oh dear f***ing god. an LK201 keyboard is the most evil unmaintainable piece of equipment DEC ever put out; It was followed by the mostly-backwards-compatible and more tolerable LK401 keyboard (which doesn't fail QUITE as often and is not QUITE as irrepairable from what I've been told). It has an unusual propensity for spontaneous failure, and the entire inside is held together with melted plastic spikes, making it impossible to disassemble and repair. The membrane (it is one of the earliest 'open membrane' (read: cheap) keyboards made is held permanently bent (unlike the membrane in an ibm/lexmark model M keyboard, which despite being clicky does use a membrane, but one held perfectly flat), causing it to wear out unusually quickly from constant stress on the plastic; also holding keys down for an extended period of time by something sitting on top of the keyboard will cause the membrane layers to weld themselves together causing stuck keys, which because of the plastic spikes is impossible to fix. Not to mention that the keyboard mcu will fail its power on self test and refuse to work if any keys are stuck down, rendering the keyboard an obscene giant paperweight.
to make matters even MORE fun: the way the membrane is attached to the pcb with the MCU on it is using these metal one-piece clamps, which make it almost completely impossible to remove the membrane without damaging it further (you have to sort of shove part of a credit card in between the membrane and the contact spikes, them yank the membrane out hopefully not scraping off the contact layer on the credit card!)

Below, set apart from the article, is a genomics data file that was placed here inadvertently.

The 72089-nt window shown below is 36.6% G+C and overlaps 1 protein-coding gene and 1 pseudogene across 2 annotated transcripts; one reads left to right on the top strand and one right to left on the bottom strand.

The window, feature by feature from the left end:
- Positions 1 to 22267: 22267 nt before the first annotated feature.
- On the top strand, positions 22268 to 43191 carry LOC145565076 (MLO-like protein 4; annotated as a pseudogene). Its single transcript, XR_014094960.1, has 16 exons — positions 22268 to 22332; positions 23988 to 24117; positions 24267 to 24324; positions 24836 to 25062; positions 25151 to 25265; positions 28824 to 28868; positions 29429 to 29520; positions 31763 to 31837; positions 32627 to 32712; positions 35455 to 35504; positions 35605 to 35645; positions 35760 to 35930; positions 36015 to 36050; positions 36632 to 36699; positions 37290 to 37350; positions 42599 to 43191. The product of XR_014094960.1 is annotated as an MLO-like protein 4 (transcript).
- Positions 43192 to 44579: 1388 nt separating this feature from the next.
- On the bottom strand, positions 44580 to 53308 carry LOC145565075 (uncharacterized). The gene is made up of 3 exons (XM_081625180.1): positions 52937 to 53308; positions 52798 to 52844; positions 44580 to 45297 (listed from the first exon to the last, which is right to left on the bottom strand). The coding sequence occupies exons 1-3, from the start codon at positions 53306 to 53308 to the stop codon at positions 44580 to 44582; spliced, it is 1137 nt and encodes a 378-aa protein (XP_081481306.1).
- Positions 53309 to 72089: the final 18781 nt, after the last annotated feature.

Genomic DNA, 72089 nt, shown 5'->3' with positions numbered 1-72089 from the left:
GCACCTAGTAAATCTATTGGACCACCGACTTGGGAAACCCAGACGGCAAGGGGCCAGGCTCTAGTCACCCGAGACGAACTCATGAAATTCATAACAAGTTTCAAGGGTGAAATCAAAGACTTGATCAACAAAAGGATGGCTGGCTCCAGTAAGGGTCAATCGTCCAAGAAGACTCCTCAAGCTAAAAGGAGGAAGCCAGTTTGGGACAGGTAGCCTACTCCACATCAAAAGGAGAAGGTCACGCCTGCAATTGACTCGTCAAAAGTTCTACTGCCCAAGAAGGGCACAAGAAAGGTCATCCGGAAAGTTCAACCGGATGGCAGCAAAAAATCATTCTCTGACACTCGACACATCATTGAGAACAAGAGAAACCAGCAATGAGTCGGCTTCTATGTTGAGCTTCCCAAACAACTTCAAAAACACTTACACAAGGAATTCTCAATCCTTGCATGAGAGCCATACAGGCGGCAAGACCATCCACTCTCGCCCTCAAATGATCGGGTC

There are two versions of the LK201: one has red LEDs and has an Intel MCS-48 series MCU, and the other has green LEDs and has a mc6800-series (or maybe Hitachi 6300-series) MCU; the clock crystals used on both versions are different.

I have a damaged/irrepairable LK201 of some variety here, as well as two working ones, one with red LEDs, and one with green LEDs.

No offense is intended to rainbow_will by this post, I just can't stand the rampant reliability issues with lk201 keyboards; fortunately there seem to be quite a lot of them out there so getting spares is not a major deal yet.

The lk201/401 is used by, at least:
The vt520 does not use it; it uses a plain ps/2 keyboard.
Although a special VT520 PS/2 keyboard with extra DEC keys is what you're supposed to use with it, it will work fine with any PS/2 keyboard.


Last edited by Lord Nightmare; 02/27/12 12:03 AM.

"When life gives you zombies... *CHA-CHIK!* ...you make zombie-ade!"